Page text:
My hive is still in the configuration of the July 14th post. I opened the hive at noon. Sunny and hot. After taking off the outer cover, and inner cover, I pulled one foundationless frame from the top box (above the queen excluder) and set it aside. It was 70% covered with comb and 80% of that was drone comb. It had just a little bit of nectar in some of the cells. As I began pulling frames and inspecting them in that top box, the bees became a little bit agitated. I got stung once, on my left upper arm, but I scraped it off quickly and it didn’t hurt much at all (I’ll see what the residual effect is). After that sting, I stopped and put on my veil and lit my smoker. Dried mulch (pine wood chips from a chipper) seemed to work well; the smoker stayed lit. Everybody (including me) calmed down after I started using the smoker.
The frames in the top box were well drawn out with decent honey stores in them. They were drawn out enough that I decided to leave out that one foundationless frame I had pulled and space the nine remaining frames with a little more space between them. (I’m also planning to order some 9-frame spacers from Kelley Beekeeping.)
The frames in the middle box, below the queen excluder, and above the original deep brood box, were being drawn out by the bees, but the queen had not moved up there yet. There was no brood in that box. I checked a couple of the foundationless frames in that box, and they too were covered mostly with drone comb.
This Saturday, I need to see what’s going on in that bottom brood box.
John Babb sent me an email inviting me to accompany him to a swarm call-out outside of BV. He actually handed the project off to me, but he did go with me. It was a vacation rental log house and I dealt with the absentee owner via phone. Her name was Charmaine Burtak. She had heard about the bees from her renters at the time. The bees were gone when we got there, but Charmaine was very appreciative of the time and trouble I went to to put her mind at ease. She said she was going to send me some money to compensate me. I don’t know how much. I gave her my name and address.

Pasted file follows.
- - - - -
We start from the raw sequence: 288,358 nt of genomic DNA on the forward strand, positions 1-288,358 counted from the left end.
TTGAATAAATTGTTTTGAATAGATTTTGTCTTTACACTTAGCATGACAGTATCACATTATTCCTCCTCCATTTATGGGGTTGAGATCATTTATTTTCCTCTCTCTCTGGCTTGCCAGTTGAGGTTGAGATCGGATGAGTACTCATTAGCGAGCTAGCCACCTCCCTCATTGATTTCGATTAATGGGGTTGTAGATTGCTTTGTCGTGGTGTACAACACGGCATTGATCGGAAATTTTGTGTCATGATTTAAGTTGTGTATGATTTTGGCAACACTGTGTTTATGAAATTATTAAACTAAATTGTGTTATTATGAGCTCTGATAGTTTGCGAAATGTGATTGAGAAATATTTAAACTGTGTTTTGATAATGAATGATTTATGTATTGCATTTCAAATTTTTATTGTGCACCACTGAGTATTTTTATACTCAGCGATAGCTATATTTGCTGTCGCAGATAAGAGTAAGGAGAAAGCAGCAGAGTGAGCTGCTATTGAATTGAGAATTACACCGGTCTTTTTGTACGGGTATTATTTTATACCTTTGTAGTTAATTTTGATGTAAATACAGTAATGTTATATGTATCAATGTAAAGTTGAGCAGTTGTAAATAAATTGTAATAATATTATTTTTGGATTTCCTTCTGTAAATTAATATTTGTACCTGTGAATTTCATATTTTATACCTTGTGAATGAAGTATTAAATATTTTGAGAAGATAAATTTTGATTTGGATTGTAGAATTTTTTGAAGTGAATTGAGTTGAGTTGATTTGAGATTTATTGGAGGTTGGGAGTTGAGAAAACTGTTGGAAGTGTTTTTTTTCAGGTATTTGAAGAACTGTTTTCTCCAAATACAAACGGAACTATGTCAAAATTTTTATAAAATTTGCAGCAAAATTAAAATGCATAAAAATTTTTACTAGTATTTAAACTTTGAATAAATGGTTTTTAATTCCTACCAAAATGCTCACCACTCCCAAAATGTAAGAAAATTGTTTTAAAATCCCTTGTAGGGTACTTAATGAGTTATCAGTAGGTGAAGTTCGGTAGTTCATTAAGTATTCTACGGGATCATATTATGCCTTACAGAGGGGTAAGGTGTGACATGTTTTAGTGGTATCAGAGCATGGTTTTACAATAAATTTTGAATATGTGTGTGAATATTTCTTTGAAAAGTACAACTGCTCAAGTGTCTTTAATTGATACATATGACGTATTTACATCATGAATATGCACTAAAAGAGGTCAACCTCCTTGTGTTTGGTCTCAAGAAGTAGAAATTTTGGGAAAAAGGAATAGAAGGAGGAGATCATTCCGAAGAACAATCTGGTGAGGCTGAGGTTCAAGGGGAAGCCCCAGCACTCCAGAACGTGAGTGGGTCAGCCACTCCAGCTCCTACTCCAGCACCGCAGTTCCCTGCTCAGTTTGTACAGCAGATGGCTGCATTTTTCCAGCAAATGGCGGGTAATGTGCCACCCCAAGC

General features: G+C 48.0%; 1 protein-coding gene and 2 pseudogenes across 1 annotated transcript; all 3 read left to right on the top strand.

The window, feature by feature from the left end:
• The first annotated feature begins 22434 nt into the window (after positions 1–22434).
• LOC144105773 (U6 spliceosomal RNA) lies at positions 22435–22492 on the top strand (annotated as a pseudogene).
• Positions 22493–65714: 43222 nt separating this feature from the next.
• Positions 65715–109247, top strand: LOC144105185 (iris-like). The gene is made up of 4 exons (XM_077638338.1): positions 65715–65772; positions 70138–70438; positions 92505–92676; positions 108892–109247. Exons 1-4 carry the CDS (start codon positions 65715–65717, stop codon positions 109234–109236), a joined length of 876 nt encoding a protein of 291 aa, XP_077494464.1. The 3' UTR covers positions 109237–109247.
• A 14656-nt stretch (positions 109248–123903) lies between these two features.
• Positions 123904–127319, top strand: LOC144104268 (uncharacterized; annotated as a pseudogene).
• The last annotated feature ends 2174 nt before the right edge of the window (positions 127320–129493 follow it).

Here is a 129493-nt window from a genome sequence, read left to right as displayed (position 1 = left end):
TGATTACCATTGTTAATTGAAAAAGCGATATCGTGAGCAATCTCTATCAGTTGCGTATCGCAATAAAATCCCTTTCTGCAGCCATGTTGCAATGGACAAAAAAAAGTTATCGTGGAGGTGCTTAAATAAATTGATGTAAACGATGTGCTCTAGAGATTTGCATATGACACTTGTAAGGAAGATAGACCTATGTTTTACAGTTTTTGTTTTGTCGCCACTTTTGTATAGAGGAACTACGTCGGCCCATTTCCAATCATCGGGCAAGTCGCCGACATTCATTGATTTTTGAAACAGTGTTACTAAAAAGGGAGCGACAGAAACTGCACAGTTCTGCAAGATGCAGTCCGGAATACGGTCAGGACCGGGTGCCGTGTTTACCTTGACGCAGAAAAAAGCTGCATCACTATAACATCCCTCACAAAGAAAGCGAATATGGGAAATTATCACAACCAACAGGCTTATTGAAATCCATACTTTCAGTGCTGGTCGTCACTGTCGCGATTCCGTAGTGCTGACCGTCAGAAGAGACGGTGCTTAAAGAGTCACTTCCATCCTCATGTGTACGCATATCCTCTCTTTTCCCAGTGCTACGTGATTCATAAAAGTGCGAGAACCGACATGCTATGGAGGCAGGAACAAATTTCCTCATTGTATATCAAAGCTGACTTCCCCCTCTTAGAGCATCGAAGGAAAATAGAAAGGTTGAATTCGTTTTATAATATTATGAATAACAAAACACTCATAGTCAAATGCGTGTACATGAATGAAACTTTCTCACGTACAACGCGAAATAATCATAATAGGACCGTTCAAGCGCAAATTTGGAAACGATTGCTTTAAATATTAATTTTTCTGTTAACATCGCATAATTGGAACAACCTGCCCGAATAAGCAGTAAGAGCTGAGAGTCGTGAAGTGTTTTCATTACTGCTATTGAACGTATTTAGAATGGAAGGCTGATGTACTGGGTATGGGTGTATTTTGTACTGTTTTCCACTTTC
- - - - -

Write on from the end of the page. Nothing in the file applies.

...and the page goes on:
I had added a third box, between the bottom brood box and the top box, just two days ago. The purpose was to give the queen more room to lay. The bottom brood box was nearly full and the top box was well developed with drawn wax, nectar, and capped honey.
I had also added a queen excluder between the new, middle box and the top box. So, in order to give the bees the most resources of drawn wax in that new middle box, as well as create a way to get some honey in the comb from the top box, I redestributed some of the frames.
I took some drawn-out frames from the top box, that didn’t have any honey or nectar in them, and put them in the middle box – removing the least drawn-out of the new 100% beeswax foundation frames that were in the middle box.
Then, I put 3 more (for a total of four) foundationless frames in the top box. Again, replacing three new 100% beeswax foundation frames that were the least drawn-out.
Here’s the current status of my boxes and frames:
Because three of the four foundationless frames that I had had in the top box were full of drone brood (these are the three frames that I moved from the top box to the middle box, when I added the third box in the middle to give the queen more room to lay), I wanted to check the fourth foundationless frame, still in the top box, to be sure that it did not have any brood in it. It did not. So, now with the addition of the queen excluder, I’m hoping they will just fill these cells with honey.
I shared Michael Bush’s information about honey having a pH of 4.2 and sugar water a pH of 6.0 (which changes the micro ecology/biology of the hive). And, how he adds ascorbic acid to the sugar water to bring the pH down to 4.2. Everyone resonated with this thought and said it made a lot of sense, particularly John Babb and David Angelo.
John Babb came over and we looked in the hive. At this point I had a deep-body 10-frame brood box on the bottom, and a medium-depth, 10-frame Illinois Super on the top.
The bees were doing very well. There was brood in the top box. Three frames of it. It was mostly drone comb. And, the three frames of drone comb were on three of the four foundationless frames in that box. The top box also had quite a bit of nectar and capped honey in it, on plastic-cell foundation frames. It was good and heavy.
The bottom box had a lot of capped brood in it. We found the queen. Over-all, the hive was quite full and John was surprised the bees had not built any swarm cells. He suggested I put a third box on today, and put it between the two boxes so that the queen can move right up from the bottom box and have lots of room to lay eggs. We also talked about me putting the three foundationless frames with brood in them (mostly drones) in that middle box so that there’s already some brood there. I did that. The middle box is also a medium-depth box. I used new, 100% beeswax foundation frames in this new, middle box, and also used the same kind of frames to replace the three foundationless frames with brood on them that I took out of the top box and put in the middle box.
I also decided to put a queen excluder between the middle box and the top box. I wanted to do this because I want to get some foundationless frames full of honey. Of the four foundationless frames I already had in the top box, the queen had laid eggs in three of them (again, mostly drones).
I went out to John Babb’s house and he showed me how to install the wire on the frames, install the foundation in the frames, and embed the wire in the wax.